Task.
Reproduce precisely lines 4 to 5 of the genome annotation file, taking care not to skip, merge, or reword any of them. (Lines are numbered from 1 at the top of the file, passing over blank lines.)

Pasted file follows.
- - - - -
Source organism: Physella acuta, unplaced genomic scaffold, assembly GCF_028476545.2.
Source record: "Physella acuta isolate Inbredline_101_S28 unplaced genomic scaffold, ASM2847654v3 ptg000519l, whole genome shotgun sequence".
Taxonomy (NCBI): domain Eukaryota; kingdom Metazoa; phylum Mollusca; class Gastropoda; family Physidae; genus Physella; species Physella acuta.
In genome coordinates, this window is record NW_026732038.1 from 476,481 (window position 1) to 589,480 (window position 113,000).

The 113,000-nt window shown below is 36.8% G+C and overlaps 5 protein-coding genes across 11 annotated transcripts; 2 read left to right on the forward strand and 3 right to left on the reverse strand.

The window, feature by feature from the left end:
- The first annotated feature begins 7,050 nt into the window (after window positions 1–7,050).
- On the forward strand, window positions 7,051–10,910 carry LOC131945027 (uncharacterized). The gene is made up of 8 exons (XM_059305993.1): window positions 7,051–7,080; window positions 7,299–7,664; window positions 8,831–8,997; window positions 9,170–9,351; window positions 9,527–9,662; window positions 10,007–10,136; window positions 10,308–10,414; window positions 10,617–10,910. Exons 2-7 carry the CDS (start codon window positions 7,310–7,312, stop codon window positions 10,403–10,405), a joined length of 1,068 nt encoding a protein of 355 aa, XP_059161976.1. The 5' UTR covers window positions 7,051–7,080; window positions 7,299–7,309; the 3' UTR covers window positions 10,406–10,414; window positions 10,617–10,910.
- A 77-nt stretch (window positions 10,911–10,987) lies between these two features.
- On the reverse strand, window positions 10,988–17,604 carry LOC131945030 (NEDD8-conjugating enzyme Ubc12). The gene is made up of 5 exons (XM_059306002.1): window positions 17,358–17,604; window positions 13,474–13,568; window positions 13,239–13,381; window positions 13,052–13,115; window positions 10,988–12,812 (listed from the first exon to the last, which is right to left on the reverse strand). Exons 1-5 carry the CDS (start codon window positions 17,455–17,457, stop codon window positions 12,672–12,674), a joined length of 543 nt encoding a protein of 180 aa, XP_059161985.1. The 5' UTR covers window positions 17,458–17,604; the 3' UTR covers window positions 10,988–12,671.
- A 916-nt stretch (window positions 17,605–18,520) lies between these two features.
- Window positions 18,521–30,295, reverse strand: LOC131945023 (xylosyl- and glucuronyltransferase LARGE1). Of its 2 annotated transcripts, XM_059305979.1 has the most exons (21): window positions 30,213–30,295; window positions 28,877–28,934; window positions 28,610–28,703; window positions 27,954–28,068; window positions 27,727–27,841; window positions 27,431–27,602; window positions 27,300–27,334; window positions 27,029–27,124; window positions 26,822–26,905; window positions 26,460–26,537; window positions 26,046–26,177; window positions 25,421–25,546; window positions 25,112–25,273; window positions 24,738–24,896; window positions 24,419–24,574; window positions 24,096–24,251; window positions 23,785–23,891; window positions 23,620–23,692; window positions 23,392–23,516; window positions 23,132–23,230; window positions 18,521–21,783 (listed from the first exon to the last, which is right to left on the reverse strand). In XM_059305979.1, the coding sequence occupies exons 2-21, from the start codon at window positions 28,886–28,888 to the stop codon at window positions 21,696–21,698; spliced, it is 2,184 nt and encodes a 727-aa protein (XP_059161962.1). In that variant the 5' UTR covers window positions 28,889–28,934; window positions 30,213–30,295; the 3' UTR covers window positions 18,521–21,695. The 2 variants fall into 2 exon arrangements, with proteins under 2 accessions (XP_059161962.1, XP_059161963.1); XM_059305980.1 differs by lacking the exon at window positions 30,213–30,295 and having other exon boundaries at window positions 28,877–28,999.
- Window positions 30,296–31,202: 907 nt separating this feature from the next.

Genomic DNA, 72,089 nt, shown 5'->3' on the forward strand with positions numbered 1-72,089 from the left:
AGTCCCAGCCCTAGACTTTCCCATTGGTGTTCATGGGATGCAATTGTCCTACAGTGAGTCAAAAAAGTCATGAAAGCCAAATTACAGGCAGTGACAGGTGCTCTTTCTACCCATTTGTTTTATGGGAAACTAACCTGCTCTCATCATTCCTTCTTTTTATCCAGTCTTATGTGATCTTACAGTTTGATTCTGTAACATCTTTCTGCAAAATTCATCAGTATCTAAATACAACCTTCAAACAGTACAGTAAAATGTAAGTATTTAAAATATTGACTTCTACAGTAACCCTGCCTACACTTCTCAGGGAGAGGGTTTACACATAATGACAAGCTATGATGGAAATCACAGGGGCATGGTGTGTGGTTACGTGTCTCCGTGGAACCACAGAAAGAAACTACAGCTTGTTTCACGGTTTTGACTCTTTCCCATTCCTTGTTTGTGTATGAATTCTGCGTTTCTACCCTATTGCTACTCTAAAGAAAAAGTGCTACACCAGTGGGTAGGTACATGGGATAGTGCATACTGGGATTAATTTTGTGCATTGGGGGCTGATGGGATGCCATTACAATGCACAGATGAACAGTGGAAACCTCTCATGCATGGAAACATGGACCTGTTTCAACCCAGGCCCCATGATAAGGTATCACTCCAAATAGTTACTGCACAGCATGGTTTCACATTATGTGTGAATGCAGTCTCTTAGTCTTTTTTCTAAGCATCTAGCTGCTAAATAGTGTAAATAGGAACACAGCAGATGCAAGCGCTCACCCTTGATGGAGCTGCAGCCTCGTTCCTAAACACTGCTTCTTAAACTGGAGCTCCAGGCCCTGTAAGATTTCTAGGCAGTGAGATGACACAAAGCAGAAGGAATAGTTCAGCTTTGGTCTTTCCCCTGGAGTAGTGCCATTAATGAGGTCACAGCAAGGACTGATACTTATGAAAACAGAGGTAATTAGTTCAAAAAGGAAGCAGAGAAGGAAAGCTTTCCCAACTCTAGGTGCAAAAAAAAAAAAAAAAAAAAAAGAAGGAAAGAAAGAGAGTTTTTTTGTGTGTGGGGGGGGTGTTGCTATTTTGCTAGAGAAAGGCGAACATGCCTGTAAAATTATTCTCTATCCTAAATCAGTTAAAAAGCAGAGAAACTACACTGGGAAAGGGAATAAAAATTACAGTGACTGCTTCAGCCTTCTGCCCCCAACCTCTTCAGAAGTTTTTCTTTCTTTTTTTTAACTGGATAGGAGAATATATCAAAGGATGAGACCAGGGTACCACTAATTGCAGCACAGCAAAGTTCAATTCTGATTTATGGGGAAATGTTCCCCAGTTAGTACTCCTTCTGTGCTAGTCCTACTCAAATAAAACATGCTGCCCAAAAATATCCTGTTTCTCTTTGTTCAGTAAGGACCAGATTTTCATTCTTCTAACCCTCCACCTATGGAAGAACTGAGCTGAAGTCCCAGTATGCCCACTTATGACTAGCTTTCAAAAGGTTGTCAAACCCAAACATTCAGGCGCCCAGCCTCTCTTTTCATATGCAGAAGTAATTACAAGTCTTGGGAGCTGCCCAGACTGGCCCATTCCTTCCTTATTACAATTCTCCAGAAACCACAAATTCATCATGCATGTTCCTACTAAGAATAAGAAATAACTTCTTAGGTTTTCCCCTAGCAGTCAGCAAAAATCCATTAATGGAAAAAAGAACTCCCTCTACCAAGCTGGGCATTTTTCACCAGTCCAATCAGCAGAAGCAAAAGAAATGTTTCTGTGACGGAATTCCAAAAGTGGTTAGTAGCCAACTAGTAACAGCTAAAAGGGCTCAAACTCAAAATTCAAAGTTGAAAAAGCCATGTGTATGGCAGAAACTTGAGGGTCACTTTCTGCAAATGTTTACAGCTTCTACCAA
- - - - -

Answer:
In genome coordinates, this window is record NW_026732038.1 from 476,481 (window position 1) to 589,480 (window position 113,000).

The 113,000-nt window shown below is 36.8% G+C and overlaps 5 protein-coding genes across 11 annotated transcripts; 2 read left to right on the forward strand and 3 right to left on the reverse strand.